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Land rights deny women the chance to address climate change

Alice Amana prepares millet crops at Natirai farm in Loima, Turkana County, on July 19, 2022. [Peter Ochieng, Standard]

Cultural beliefs that deny women land rights are to blame for adverse climate change affecting them.

Speaking in Meru town during a sensitisation forum organised by the Participatory Ecological Land Use Management (Pelum Kenya) Association, the women drawn from the region lamented how they are denied the right to own land. 

Doris Gakii, from North Imenti, narrated how she was denied the right to inherit her family’s land.

Gakii said she wanted to grow trees and other crops and in return, fight climate change.

“Women are more affected by climate change since we spend more time than men on farms, searching for firewood for cooking and looking for water for domestic purposes. Unfortunately, many of us are denied the right to own land, yet we know how best to use the land,” she said.

Caroline Gacheri said women can contribute to food security and environmental conservation if they owned land.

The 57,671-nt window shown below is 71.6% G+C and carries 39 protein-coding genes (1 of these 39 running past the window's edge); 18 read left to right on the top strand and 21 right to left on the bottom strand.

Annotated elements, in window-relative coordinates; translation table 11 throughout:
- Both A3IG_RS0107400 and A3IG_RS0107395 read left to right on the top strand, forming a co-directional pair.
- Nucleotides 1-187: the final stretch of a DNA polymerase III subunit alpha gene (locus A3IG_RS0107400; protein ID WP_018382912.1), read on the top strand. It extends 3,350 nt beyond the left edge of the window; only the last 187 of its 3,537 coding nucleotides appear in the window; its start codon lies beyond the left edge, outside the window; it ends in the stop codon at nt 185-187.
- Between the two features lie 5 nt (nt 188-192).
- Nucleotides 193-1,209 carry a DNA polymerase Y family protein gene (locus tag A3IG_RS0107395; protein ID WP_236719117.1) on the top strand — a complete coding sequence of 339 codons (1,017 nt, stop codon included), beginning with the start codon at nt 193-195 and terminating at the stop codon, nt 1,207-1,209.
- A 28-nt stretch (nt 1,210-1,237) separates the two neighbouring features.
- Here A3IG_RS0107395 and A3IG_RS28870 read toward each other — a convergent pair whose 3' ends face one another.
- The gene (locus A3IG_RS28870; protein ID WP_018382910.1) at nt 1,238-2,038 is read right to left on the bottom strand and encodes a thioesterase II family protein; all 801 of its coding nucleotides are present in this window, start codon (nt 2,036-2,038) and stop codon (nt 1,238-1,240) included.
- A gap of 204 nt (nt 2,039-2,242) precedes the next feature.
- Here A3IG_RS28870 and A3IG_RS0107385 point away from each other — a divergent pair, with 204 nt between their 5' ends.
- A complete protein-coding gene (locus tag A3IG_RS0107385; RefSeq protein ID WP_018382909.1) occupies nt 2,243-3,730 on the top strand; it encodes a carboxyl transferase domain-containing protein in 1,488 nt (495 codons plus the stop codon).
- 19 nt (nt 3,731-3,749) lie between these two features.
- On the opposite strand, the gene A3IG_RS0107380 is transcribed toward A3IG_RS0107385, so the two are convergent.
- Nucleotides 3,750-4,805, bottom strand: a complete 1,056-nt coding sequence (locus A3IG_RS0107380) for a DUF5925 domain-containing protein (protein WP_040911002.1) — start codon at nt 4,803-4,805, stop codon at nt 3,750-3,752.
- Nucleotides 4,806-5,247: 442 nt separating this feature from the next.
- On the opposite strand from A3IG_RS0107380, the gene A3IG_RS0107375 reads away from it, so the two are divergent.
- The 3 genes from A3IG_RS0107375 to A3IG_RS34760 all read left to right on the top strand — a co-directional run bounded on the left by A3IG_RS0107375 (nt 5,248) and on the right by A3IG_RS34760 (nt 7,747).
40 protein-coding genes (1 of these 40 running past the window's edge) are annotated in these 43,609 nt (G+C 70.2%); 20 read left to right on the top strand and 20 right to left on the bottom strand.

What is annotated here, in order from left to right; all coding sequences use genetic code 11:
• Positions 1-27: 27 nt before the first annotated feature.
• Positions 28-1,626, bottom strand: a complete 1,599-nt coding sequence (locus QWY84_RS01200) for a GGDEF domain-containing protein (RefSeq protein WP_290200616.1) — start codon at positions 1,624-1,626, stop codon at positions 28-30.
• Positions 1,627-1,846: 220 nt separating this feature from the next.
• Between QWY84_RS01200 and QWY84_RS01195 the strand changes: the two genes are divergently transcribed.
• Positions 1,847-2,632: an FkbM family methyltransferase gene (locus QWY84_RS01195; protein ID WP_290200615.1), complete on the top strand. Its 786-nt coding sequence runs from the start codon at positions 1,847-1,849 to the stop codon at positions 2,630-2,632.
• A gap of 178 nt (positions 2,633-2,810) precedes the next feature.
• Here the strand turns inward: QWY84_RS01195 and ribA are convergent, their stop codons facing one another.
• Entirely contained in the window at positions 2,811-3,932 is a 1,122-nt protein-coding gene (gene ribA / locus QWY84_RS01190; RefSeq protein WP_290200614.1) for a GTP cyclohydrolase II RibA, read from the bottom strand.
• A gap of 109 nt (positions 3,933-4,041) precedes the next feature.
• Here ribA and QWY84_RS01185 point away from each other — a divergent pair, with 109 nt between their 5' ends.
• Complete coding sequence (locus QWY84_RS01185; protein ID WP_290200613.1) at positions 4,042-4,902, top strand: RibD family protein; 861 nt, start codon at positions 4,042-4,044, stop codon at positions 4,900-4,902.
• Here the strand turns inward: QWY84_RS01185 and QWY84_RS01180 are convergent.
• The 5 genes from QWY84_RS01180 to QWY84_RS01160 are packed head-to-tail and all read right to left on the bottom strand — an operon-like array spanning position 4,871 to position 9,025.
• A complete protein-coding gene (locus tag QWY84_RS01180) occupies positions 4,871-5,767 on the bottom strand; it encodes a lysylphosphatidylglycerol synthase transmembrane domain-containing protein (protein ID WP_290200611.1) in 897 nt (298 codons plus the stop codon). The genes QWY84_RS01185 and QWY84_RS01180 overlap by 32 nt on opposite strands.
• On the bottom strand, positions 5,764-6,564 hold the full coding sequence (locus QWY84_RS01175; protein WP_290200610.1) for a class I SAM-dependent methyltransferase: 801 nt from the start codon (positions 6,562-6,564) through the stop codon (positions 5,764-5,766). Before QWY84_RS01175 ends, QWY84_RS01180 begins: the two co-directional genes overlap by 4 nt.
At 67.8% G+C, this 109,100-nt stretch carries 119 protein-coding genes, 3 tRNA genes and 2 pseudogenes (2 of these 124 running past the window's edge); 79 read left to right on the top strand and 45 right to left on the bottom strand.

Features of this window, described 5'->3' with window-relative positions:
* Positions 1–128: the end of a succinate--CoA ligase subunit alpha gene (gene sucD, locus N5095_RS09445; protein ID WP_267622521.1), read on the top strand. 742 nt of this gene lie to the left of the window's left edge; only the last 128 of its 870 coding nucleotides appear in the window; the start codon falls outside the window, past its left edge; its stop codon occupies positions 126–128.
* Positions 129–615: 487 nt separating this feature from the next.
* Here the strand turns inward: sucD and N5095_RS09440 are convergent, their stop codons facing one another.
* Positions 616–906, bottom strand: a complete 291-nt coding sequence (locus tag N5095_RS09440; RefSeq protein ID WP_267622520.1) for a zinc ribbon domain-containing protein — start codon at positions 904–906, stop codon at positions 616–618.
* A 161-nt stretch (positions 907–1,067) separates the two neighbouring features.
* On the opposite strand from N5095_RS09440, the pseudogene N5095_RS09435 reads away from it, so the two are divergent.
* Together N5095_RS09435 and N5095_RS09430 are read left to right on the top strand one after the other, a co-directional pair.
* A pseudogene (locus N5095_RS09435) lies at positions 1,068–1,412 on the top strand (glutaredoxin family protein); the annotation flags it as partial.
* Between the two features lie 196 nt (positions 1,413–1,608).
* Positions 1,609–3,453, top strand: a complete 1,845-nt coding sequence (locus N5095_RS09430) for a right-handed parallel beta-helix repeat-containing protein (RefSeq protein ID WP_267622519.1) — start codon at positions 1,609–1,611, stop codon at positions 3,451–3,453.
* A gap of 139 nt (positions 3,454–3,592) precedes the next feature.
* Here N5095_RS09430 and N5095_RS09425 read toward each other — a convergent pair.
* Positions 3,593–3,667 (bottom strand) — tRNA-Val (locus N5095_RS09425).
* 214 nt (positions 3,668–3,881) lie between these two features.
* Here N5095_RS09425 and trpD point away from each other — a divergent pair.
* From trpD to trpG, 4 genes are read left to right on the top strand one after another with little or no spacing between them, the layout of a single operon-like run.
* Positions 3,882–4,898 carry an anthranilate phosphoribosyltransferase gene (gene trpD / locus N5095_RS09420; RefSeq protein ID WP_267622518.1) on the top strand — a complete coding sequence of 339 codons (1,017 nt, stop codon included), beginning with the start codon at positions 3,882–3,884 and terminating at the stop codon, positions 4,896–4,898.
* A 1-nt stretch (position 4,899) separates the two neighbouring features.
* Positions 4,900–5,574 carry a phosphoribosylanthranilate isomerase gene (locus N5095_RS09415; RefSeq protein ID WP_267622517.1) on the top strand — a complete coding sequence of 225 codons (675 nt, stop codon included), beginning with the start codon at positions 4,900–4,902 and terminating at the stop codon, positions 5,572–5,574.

“Even in the family set-up, women have no say what should be grown on the farms. We have no voice, yet it is women who suffer more when men cut trees. They enjoy sole authority on land use yet it is women who suffer in the long run,” she said.

Pelum Kenya’s Benson Isohe said the organisation was advocating for equal land rights and sustainable land use, to promote climate conservation.

“We want women and youth to make their contribution to reducing the impact of climate change. It is women who grow the food we consume but in some family set-ups, we have patriarchal norms that deny them their land rights,” said Mr Isohe.

Isohe said women had knowledge of good land use and contribution to climate change mitigation.

“We are appealing to county and national governments to promote land rights for women,” he said.